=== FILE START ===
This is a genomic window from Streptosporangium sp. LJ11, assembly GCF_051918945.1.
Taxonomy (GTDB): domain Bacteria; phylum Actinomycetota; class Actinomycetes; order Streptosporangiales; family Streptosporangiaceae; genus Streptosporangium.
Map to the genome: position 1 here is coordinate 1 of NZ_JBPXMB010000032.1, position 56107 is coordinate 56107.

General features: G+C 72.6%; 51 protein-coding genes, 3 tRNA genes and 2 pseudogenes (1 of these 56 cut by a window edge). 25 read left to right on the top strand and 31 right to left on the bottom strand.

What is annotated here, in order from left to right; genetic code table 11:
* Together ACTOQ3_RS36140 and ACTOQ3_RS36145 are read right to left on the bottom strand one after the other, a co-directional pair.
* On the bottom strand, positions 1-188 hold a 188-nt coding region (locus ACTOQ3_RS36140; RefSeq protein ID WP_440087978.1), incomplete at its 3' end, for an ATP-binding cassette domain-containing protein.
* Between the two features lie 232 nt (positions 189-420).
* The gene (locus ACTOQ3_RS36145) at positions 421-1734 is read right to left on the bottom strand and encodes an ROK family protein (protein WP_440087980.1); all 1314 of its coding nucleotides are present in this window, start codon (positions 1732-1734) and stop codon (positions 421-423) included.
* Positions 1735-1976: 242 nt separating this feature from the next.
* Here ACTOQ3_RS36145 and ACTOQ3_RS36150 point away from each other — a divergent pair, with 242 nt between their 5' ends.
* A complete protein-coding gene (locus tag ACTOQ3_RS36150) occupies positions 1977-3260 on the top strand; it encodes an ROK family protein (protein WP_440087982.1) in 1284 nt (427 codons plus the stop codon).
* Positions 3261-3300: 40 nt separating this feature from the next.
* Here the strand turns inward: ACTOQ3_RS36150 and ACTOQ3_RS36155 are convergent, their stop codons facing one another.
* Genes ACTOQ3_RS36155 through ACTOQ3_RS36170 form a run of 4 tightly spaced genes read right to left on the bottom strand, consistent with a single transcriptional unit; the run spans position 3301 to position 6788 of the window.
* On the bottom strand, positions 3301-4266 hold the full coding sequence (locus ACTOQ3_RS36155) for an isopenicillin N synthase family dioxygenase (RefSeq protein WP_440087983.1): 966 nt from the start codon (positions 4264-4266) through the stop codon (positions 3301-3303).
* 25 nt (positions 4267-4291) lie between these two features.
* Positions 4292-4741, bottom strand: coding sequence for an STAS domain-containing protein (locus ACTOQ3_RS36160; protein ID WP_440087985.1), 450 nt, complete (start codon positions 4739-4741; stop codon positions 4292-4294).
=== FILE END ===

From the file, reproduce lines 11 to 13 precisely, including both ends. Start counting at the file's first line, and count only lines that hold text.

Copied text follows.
* Here ACTOQ3_RS36145 and ACTOQ3_RS36150 point away from each other — a divergent pair, with 242 nt between their 5' ends.
* A complete protein-coding gene (locus tag ACTOQ3_RS36150) occupies positions 1977-3260 on the top strand; it encodes an ROK family protein (protein WP_440087982.1) in 1284 nt (427 codons plus the stop codon).
* Positions 3261-3300: 40 nt separating this feature from the next.